I'm looking for a good antonym to discombobulate. I'm aware that the word is made-up American slang and as such there is no such thing as to be combobulated.

If a person is anything but discombobulated, quite the opposite, are they clear headed, enlightened, in control? Or is there a more fitting description?

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    It's a bit of a mug's game nitpicking over the exact meaning of recent neologisms, but I go with OED's definition: disturbed, upset, disconcerted, confused. On that basis, I can't really endorse any of OP's "opposites". To me, more suitable antonyms would be relaxed and composed. – FumbleFingers Dec 22 '14 at 18:11
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    The fact that discombobulated is made up and not really derived from combobulated does mean that you can't use combobulated. I think more or less anyone would understand what you meant, and if it caught on, combobulated would simply be derived from discombobulated. Combobulated is, in other words, a perfectly cromulent word to me. – Janus Bahs Jacquet Dec 22 '14 at 18:25
  • @JanusBahsJacquet Did you omit a negative somewhere up there, like in the middle of “does mean” perhaps? I really think we need to find out who owns this odious ʀᴇᴀʟ ᴡᴏʀᴅ™ marketeering logo people keep prattling on about around here and sue the pants off them. – tchrist Dec 22 '14 at 18:56
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    @tchrist Yes, I absolutely did. That was supposed to read “doesn’t mean”. – Janus Bahs Jacquet Dec 22 '14 at 19:02
  • I've always used "combobulate". – Hot Licks Dec 23 '14 at 3:13

If a person is anything but discombobulated, quite the opposite, are they clear headed, enlightened, in control? Or is there a more fitting description?

I think that "clear headed" and "in control" describe the opposite of discombobulated fairly well, if not fully or in a single word. On the other hand, we're talking about a fairly silly word that's used in many different ways. Being out of control doesn't necessarily imply discombobulation, either, so it's really just one facet of what a proper antonym could imply.

I'm not sure "enlightened" works at all. Enlightenment connotes some attained knowledge or state of personal development, whereas discombobulation is entirely a state of mind. An enlightened person, on being abruptly woken from a sound sleep, would be no less enlightened for being temporarily discombobulated.

I would use "composed" or "composure" as an all-purpose antonym for "discombobulated" or "discombobulation" but it lacks a little something in the verb form: I could discombobulate myself or someone else; I could compose myself, but I wouldn't compose someone else. I would instead help them to become composed.


The current antonym appears to be recombobulate, as least as this sign from Mitchell International Airport in Milwaukee, Wisconsin would have you believe (image via the Milwaukee Journal Sentinel):

MKE recombobulation pic

That’s the place at TSA checkpoints where you get to put your shoes and belts and jackets and piercings back together.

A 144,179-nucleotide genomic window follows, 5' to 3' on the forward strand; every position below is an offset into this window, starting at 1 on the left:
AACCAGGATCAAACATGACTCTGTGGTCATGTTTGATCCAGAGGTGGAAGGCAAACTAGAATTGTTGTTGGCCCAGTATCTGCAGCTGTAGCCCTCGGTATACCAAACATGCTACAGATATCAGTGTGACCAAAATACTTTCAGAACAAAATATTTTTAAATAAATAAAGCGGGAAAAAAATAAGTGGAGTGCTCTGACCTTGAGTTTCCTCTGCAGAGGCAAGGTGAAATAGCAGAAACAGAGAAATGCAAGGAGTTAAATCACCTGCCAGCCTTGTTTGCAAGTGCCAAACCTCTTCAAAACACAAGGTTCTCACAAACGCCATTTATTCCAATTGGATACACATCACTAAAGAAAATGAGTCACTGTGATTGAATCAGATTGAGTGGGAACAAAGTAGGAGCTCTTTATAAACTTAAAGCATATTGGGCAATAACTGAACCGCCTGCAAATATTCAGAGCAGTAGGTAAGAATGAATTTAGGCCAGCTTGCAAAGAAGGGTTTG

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    Ha! I like it. Except, it doesn't work for someone before they become discombobulated, does it? – Air Dec 22 '14 at 18:50
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    This doesn't really fit a person's state of mind, indeed. For that, unfazed and composed still feel better. – Martijn Pieters Dec 22 '14 at 19:21
  • I picked composed as the accepted answer even though this is obviously a great antonym in different contexts. – Martijn Pieters Dec 22 '14 at 21:21
  • I think composed is right, but a "Composition Area" sounds, to me, as though there are bits of people lying around that need to be assembled. – Nigel Ellis Dec 23 '14 at 10:33
  • Surely to be recombobulated you must first be discombobulated? You would in the first instance be combobulated, some person or event removes the combobulation and your combulation status becomes "discombobulated." Only then can you be recombobulated - perhaps by having your original combobulation returned or maybe there's a thriving eBay market in second-hand combobulation. Is this perhaps a case similar to one's being reminded of a matter of which one was never aware in the first place? – Magoo Dec 24 '14 at 5:24

I would suggest that "coherent" is a succinct antonym for "discombobulated."

If discombobulated is understood to mean "confused and wavering," then coherent, meaning "logical and consistent in form or though," counters it very well.


"Together" or "put-together" can be used as an adjective to mean level-headed or well organized. "Level-headed" and "organized" are good words as well, in that case.

Martijn Pieters is one of the most together people I know. Among the discombobulated questions on Stack Overflow, nothing can faze him.

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    +1 Just for the blatant buttering up of the OP in the sample sentence. – Martin Smith Dec 22 '14 at 18:38
  • +1 I often see "so well put-together" to mean this. Ex: "Anderson Cooper is so well put together; he is a shining example of how gay men can be just as popular and successful as heteros". – TylerH Dec 22 '14 at 18:52
  • ^ Yes, "put-together" is good. I like it much more than "together" solo; that one always feels very awkward to me. – Air Dec 22 '14 at 18:53

Antonyms would include: clarify, organize, enlighten




MW online

Having psychological orientation e.g. the patient was alert and oriented

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